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This library creates a JSON API-compliant REST API from your Node app and automatically generates API documentation.

It currently integrates with Express apps that use Mongoose models, but it can easily be integrated with other frameworks and databases. If you want to see an integration with another stack, just open an issue!

This library implements all the required portions of the 1.0 spec, which is more than enough for basic CRUD. It does not yet implement some of the smaller, optional pieces, like related resource URIs.


$ npm install json-api

On Versioning: This library's major version will soon be bumped to 3.0.0, and it will use semantic versioning after that. The 2.x branch does not use semantic versioning. However, even on 2.x versions, "patch updates" (i.e. changes the version's third integer) will always be backwards-compatible. Changes to the the minor version (i.e. the second integer) on the 2.x branch may not be.

Example API

Check out the full, working example repo for all the details on building an API with this library. Or, take a look at the basic example below:

  var app = require('express')()
    , API = require('json-api');
  var models = {
    "Person": require('./models/person'),
    "Place": require('./models/place')
  var adapter = new API.dbAdapters.Mongoose(models);
  var registry = new API.ResourceTypeRegistry({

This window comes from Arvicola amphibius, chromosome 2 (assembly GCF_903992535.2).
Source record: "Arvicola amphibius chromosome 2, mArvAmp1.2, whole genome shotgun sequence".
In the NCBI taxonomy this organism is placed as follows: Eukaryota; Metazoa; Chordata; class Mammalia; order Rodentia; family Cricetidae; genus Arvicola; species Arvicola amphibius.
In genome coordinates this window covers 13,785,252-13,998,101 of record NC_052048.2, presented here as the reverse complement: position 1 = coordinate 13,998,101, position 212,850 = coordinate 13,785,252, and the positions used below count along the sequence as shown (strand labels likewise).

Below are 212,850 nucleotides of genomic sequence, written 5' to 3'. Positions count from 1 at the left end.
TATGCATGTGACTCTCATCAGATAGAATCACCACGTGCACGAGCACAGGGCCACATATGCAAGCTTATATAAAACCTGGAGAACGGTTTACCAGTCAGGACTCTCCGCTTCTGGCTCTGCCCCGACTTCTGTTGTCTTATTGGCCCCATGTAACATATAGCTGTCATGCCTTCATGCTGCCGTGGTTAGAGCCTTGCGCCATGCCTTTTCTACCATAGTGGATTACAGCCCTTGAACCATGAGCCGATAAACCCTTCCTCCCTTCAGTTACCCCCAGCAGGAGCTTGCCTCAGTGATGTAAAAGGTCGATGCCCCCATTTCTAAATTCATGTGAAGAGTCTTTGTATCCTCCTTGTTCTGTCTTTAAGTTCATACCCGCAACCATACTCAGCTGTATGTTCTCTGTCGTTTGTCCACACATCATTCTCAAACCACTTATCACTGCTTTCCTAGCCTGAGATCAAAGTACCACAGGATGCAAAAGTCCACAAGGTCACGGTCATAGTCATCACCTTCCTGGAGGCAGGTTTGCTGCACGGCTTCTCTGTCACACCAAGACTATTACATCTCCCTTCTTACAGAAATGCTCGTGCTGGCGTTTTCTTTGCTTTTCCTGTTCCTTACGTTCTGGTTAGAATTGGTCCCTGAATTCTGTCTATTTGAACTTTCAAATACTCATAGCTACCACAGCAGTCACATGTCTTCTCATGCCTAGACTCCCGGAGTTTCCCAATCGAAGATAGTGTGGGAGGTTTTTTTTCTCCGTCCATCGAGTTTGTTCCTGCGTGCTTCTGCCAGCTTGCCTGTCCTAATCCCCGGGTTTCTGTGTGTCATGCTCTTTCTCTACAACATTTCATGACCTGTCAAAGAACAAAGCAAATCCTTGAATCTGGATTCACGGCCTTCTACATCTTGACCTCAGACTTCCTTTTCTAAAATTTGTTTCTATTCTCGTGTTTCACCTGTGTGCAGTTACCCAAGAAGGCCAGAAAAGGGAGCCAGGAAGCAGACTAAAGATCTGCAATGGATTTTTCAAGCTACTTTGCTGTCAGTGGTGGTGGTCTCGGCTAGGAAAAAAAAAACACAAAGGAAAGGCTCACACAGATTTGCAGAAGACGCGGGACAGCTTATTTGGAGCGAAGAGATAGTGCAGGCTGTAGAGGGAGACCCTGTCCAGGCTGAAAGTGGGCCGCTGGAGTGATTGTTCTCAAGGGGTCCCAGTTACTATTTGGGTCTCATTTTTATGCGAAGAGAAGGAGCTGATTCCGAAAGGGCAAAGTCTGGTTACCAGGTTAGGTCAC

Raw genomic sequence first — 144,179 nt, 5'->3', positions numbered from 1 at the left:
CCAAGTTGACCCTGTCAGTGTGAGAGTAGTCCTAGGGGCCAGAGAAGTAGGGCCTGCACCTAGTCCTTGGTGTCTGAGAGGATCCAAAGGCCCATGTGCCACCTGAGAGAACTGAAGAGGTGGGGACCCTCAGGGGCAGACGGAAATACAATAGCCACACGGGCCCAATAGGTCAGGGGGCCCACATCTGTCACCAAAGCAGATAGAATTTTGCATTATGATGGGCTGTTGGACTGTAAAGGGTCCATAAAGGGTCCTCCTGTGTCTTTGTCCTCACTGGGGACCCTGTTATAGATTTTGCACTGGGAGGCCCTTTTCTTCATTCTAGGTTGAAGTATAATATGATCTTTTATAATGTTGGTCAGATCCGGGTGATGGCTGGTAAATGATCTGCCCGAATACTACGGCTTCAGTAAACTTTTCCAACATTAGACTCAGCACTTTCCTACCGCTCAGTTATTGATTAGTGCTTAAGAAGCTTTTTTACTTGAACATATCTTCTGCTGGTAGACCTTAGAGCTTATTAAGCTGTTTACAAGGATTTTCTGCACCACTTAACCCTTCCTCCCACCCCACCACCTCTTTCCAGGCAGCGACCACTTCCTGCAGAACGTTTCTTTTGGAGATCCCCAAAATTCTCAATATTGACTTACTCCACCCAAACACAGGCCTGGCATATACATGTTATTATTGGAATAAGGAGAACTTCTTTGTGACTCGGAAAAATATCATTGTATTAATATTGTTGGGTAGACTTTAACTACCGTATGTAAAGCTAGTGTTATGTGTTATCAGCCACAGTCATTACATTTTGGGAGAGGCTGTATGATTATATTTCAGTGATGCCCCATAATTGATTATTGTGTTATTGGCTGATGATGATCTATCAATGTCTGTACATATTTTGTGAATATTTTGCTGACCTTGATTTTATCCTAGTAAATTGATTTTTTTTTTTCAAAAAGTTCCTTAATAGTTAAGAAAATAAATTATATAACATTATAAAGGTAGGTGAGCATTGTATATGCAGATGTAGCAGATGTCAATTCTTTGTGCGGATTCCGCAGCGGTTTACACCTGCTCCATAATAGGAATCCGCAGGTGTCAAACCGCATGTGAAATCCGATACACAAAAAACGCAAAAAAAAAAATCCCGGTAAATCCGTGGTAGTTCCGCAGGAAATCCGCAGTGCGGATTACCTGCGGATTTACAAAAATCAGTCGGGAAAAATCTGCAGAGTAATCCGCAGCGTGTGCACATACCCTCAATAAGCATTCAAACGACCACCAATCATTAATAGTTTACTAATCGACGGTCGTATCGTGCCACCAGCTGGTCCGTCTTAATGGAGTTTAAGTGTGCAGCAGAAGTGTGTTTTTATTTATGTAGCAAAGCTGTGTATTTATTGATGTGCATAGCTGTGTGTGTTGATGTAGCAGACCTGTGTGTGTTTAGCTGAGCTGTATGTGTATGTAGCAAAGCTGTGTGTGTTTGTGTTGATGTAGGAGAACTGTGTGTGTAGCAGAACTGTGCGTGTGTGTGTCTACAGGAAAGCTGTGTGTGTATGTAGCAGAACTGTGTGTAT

"people": {
      urlTemplates: {
        "self": "/people/{id}"
      beforeRender: function(resource, req, res) {
        if(!userIsAdmin(req)) resource.removeAttr("password");
        return resource;
    "places": {
      urlTemplates: {"self": "/places/{id}"}
  }, {
    "dbAdapter": adapter
  // Initialize the automatic documentation. 
  var DocsController = new API.controllers.Documentation(registry, {name: 'Example API'});
  // Set up our controllers 
  var APIController = new API.controllers.API(registry);
  var Front = new API.httpStrategies.Express(APIController, DocsController);
  var requestHandler = Front.apiRequest.bind(Front);
  // Add routes for basic list, read, create, update, delete operations 
  app.get("/:type(people|places)", requestHandler);
  app.get("/:type(people|places)/:id", requestHandler);"/:type(people|places)", requestHandler);
  app.patch("/:type(people|places)/:id", requestHandler);
  app.delete("/:type(people|places)/:id", requestHandler);
  // Add routes for adding to, removing from, or updating resource relationships"/:type(people|places)/:id/relationships/:relationship", requestHandler);
  app.patch("/:type(people|places)/:id/relationships/:relationship", requestHandler);
  app.delete("/:type(people|places)/:id/relationships/:relationship", requestHandler);

Core Concepts

Resource Type Descriptions

The JSON-API spec is built around the idea of typed resource collections. For example, you can have a "people" collection and a "companies" collection. (By convention, type names are plural, lowercase, and dasherized.)

To use this library, you describe the special behavior (if any) that resources of each type should have, and then register those descriptions with a central ResourceTypeRegistry. Then the library takes care of the rest. Each resource type description is simply an object with the following properties:

  • urlTemplates: an object containing url templates used to output the json for resources of the type being described. Currently, the supported keys are: "self", which defines the template used for building resource urls of that type, and "relationship", which defines the template that will be used for relationship urls.

  • dbAdapter: the database adapter to use to find and update these resources. By specifying this for each resource type, different resource types can live in different kinds of databases.